Religion Roundup: Obama, Hate Crimes, Uganda, More
December 11, 2009
Beginning this week, I will try to offer a weekly roundup of what is going on in the world of religion, from a (fairly) respectful secular perspective.
Conservative and Caring: The common perception among us secularists is that conservative religious folks are either unengaged or dangerously opposed to progress, but as this recent New York Times piece shows, Evangelical Christians are moving more and more toward issues of social reform and justice. Hallelujah!
Mix and Match: The Pew Forum has a new report out this week that reveals an increased number Americans who “hyphenate” their religious identity, pulling from more than one tradition. Religion is changing, folks.
Turn the Other Cheek?: NPR notes that a new FBI report shows that the greatest rise in hate crimes has been ones committed against people because of their religious identity. This may come as a surprise to those who view all religion as oppressive but, as it turns out, religious people get hated on for who they are, too.
Sacred Symbols: Worth checking out is an interesting piece by Hussein Rashid that compares the banning of t-shirts at a high school in Florida that say “Islam is of the Devil” and the inexplicable banning of Minarets in Switzerland.
Preventing a Gay Genocide: A potential (horrifying) new measure in Uganda that would condemn those “suspected of homosexual activity” to imprisonment and, in some cases, even death, has raised controversy around the world. The issue has significant implications in the field of religion, particularly because of the connections of many of the act’s Ugandan supporters to the American evangelical community. For those out of the loop, Time does a good job providing some background. More recently, Faith in Public Life published a joint letter from conservative and liberal Christians condemning the law; this is especially interesting because it is signed by those from across the Christian perspective, with widely varied views on issues of gay marriage and civil unions. Additionally, after initially refusing to take a stance Rick Warren, the world’s most influential minister, finally came out against the measure this week. I can’t understate how important it is that we keep talking about this measure.
Barack Obama, Theologian: This article highlights Obama’s growing discourse on religion as evidenced in his Nobel Prize Speech. In his address, Obama criticized religious extremism while also offering his own particular hope for cooperation and peace, sounding like a preacher for much of it. His message was profound and important. While acknowledging I have a soft spot for this kind of language, I was surprised by how moved I was by this speech. The following passage is, for me, especially inspiring:
Most dangerously, we see it in the way that religion is used to justify the murder of innocents by those who have distorted and defiled the great religion of Islam, and who attacked my country from Afghanistan. These extremists are not the first to kill in the name of God; the cruelties of the Crusades are amply recorded. But they remind us that no Holy War can ever be a just war. For if you truly believe that you are carrying out divine will, then there is no need for restraint — no need to spare the pregnant mother, or the medic, or even a person of ones own faith. Such a warped view of religion is not just incompatible with the concept of peace, but the purpose of faith — for the one rule that lies at the heart of every major religion is that we do unto others as we would have them do unto us.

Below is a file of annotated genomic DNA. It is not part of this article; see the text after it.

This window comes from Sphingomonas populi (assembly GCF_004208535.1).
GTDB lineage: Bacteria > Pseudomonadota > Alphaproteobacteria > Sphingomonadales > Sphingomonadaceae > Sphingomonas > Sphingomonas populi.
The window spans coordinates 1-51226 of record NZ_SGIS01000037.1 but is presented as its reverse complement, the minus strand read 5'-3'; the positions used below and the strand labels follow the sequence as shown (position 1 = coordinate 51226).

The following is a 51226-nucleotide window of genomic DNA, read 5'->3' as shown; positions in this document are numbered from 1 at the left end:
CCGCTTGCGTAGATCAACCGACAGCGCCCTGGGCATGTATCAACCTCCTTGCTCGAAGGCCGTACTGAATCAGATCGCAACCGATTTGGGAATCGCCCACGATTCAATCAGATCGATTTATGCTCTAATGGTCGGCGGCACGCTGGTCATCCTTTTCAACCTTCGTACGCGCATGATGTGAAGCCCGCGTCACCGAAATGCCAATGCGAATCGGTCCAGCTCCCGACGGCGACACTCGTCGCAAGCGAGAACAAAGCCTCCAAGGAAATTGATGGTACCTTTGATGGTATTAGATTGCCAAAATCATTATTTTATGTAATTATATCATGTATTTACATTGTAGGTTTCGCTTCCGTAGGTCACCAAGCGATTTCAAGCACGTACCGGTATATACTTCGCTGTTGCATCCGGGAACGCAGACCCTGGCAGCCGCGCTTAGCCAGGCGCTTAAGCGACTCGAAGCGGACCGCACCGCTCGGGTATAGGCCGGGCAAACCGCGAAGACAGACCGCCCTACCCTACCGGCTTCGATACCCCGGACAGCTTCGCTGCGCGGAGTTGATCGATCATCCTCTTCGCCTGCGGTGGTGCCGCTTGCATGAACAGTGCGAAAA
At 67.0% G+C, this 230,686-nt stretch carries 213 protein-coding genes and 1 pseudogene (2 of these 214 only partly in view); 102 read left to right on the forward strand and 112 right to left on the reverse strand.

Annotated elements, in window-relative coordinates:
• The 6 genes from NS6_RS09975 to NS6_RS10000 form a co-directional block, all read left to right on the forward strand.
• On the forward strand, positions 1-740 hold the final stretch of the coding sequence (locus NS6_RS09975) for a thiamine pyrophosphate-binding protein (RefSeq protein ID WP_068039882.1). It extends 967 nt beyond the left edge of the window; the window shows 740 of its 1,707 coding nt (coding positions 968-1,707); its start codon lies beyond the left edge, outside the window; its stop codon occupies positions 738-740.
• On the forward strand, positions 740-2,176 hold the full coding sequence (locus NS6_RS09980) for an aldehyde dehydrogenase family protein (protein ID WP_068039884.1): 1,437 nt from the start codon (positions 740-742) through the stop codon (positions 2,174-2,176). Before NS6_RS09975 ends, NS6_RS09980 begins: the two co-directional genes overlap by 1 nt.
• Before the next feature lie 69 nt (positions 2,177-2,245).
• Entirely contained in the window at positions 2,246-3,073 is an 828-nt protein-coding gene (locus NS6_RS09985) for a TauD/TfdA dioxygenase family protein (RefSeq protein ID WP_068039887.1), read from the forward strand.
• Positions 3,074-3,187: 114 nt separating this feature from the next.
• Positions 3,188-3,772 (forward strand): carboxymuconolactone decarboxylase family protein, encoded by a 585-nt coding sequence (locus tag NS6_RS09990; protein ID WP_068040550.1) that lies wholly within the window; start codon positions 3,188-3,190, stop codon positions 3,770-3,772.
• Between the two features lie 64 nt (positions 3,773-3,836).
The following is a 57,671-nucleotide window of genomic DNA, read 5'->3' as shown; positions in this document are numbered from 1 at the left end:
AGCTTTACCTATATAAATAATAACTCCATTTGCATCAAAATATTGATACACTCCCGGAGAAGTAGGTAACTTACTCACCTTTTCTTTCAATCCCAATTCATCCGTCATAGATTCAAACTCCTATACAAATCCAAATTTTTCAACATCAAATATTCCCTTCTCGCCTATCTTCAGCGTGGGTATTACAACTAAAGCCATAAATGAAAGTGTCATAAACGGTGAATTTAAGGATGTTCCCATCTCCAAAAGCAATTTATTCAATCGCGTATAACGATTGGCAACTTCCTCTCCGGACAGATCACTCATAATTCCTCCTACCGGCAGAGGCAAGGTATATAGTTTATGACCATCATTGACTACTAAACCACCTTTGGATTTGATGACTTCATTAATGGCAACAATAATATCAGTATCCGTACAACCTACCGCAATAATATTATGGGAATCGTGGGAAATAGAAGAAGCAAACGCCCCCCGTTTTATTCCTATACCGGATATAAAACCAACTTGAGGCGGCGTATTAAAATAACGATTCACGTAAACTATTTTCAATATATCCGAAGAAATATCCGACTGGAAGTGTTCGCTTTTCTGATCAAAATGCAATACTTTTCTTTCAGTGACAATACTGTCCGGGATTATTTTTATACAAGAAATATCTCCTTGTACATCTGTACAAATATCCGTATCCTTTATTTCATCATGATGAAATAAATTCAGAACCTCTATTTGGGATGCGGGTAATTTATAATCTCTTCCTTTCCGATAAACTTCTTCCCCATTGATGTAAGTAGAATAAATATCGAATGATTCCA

Adhering to this law of love has always been the core struggle of human nature. We are fallible. We make mistakes, and fall victim to the temptations of pride, and power, and sometimes evil. Even those of us with the best intentions will at times fail to right the wrongs before us.
But we do not have to think that human nature is perfect for us to still believe that the human condition can be perfected. We do not have to live in an idealized world to still reach for those ideals that will make it a better place. The nonviolence practiced by men like Gandhi and King may not have been practical or possible in every circumstance, but the love that they preached — their faith in human progress — must always be the North Star that guides us on our journey.
For if we lose that faith — if we dismiss it as silly or naive, if we divorce it from the decisions that we make on issues of war and peace — then we lose what is best about humanity. We lose our sense of possibility. We lose our moral compass.
Like generations have before us, we must reject that future. As Dr. King said at this occasion so many years ago: “I refuse to accept despair as the final response to the ambiguities of history. I refuse to accept the idea that the ‘isness’ of mans present nature makes him morally incapable of reaching up for the eternal ‘oughtness’ that forever confronts him.”
So let us reach for the world that ought to be — that spark of the divine that still stirs within each of our souls. Somewhere today, in the here and now, a soldier sees hes outgunned but stands firm to keep the peace. Somewhere today, in this world, a young protestor awaits the brutality of her government, but has the courage to march on. Somewhere today, a mother facing punishing poverty still takes the time to teach her child, who believes that a cruel world still has a place for his dreams.
Let us live by their example. We can acknowledge that oppression will always be with us, and still strive for justice. We can admit the intractability of deprivation, and still strive for dignity. We can understand that there will be war, and still strive for peace. We can do that — for that is the story of human progress; that is the hope of all the world; and at this moment of challenge, that must be our work here on Earth.